I spent last week in Israel as part of a delegation and met with Israeli and Palestinian officials. It was not the stalled peace process which was on top of the agenda but the possibility of a nuclear Iran. Israel is acutely aware of the complexity and severity of the situation. A military strike is considered to be highly risky and the Arab Spring makes it even more unpredictable and explosive.
But the bottom line is that a nuclear Iran is simply unacceptable. It is no option for Netanyahu’s government.
Nuclear weapons in the hands of the regime in Teheran are regarded as an existential threat to the state of Israel. Not because many believe they would use them, in fact that is unlikely, but the possibility that they will pass on their know-how or trigger an unstoppable arms race in the region. The strategic power balance would drastically shift and change. That, too, is perceived as an existential threat.
It leaves Netanyahu’s government with little option and he is increasingly under pressure, especially from Barak’s quarter, to deal with the problem. Iran is a master of survival under isolation, which is why sanctions are most likely not going to work and affect the civilian population more than the potency of the regime.
Containment and appeasement policy allowed Iran’s arch enemy Saddam to play the international community for over 12 years. Netanyahu does not have the time. In fact, time is running out for him rapidly. Israel must act soon, decisively, and precisely.
A military strike against Iran will not necessarily result in a full-scale war. It is possible that Israel will successfully take out strategic targets, vital for developing nuclear weapons, and thus effectively destroy or at least compromise Iran’s nuclear programme for years.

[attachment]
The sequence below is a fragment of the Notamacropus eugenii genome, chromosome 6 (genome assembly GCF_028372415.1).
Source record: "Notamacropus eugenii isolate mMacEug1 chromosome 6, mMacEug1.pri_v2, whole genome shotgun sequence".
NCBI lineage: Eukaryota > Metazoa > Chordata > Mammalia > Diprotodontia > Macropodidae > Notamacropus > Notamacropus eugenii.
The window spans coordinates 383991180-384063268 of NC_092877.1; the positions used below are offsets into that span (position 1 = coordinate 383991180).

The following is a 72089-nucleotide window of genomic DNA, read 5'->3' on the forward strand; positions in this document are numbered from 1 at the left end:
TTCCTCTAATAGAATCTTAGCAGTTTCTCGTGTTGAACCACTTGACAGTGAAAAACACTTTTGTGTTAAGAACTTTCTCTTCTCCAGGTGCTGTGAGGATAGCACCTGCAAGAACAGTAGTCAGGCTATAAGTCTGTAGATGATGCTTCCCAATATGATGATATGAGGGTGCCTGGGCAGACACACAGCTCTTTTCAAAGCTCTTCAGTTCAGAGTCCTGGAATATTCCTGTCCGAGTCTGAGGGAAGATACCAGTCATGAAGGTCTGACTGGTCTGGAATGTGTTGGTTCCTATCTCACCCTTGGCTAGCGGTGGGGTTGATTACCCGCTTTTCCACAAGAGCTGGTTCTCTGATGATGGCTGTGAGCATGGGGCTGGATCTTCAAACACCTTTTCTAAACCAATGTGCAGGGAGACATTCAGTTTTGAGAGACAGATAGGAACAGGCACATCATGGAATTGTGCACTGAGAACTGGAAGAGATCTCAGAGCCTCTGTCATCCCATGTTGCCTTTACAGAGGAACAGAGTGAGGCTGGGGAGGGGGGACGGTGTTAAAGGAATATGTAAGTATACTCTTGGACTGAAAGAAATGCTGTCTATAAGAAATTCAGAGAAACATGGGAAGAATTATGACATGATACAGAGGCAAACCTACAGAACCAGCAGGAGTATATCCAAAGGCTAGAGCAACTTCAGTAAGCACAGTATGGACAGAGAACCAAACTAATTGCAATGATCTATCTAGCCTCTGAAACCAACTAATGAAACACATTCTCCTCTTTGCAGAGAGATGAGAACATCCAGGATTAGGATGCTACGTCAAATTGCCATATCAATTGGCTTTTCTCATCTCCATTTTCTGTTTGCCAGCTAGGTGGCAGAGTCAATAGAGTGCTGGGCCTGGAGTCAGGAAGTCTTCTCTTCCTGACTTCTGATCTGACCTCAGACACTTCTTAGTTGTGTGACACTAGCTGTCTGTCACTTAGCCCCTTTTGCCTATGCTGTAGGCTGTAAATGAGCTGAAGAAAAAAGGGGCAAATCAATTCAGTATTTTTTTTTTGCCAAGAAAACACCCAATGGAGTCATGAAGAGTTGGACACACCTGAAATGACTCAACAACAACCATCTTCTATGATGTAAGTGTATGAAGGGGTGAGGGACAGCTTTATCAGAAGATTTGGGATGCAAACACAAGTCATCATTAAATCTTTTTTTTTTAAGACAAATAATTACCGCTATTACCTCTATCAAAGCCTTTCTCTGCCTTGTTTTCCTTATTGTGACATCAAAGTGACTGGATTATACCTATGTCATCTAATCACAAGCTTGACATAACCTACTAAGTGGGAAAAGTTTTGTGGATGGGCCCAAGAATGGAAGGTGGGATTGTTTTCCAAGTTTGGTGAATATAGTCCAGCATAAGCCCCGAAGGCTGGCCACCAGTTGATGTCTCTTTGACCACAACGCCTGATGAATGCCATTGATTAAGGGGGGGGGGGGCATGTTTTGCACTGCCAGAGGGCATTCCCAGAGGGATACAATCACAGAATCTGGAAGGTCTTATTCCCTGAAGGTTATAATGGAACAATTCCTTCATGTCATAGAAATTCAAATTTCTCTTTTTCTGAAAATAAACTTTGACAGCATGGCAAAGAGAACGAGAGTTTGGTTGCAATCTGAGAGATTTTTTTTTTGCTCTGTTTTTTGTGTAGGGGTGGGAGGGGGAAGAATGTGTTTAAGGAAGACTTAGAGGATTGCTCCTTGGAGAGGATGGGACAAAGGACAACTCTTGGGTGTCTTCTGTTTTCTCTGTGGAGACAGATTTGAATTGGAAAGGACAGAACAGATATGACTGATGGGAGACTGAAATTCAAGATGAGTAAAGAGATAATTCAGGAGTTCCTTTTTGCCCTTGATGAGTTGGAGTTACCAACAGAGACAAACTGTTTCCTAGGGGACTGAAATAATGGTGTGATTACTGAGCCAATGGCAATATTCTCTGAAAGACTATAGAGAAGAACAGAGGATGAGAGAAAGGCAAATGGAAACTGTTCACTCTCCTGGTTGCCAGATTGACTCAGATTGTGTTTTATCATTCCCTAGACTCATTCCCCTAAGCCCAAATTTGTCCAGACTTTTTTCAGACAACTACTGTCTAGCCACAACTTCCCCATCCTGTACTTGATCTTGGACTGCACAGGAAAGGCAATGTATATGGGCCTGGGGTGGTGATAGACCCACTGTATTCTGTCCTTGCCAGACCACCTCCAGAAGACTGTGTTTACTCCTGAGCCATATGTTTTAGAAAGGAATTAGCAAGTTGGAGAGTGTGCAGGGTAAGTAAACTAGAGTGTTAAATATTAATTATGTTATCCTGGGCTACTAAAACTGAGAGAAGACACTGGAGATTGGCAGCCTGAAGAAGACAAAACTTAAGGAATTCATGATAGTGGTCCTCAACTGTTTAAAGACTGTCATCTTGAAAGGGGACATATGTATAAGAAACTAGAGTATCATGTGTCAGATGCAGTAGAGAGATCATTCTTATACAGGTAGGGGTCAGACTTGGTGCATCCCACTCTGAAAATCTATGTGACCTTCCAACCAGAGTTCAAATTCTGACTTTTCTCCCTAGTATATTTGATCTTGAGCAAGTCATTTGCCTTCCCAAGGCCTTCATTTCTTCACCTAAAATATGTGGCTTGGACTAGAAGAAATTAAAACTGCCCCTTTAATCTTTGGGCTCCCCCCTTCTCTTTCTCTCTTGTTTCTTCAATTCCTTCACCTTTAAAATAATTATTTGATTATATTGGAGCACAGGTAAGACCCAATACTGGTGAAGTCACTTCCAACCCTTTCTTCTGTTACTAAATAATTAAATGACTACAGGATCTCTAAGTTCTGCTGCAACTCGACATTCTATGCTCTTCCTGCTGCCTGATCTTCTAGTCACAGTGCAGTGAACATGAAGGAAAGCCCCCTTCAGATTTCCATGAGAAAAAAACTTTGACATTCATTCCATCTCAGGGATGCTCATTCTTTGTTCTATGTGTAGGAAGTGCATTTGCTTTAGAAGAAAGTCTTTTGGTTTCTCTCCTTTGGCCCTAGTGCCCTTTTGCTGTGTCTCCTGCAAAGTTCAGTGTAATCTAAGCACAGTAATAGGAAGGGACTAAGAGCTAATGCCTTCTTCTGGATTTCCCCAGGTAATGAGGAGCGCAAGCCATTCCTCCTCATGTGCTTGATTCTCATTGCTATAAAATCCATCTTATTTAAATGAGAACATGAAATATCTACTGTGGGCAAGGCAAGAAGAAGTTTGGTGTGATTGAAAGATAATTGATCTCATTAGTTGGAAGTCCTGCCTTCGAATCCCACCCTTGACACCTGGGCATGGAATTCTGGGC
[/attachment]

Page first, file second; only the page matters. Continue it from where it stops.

But Israel is realistic enough to understand that Iran is not an isolated case. The conflict could easily escalate and spill over to other countries, destabilising the entire region. Iran has been fighting Israel through surrogates ever since the Revolution in 1979 and its firm grip on Hezbollah and Hamas is an important factor in the equation.
One Israeli commentator went so far as to predict a Blitz-like attack on Tel Aviv in case of a military strike against Iran. But even under these bleak predictions he concluded that Iran must be dealt with. His opinion mirrored the consensus from across the political spectrum.
Israel will rather strike with great risk and might be not as successful as it wishes to be than doing nothing. Netanyahu is not the Prime Minister under whose leadership Iran is going to go nuclear. He is also not the Prime Minister to test whether Iran is a rational or messianic, apocalyptical actor. The stakes are simply too high.
If necessary, Israel will act unilaterally. It has the required capabilities and has done so many times in the past. Israel will not put the existence of its state in the hands of a US President who visited the country not once since his election. When it comes to its survival Israel trusts itself – and only itself.
An attack on Iran is inevitable. It is not a question of if but when.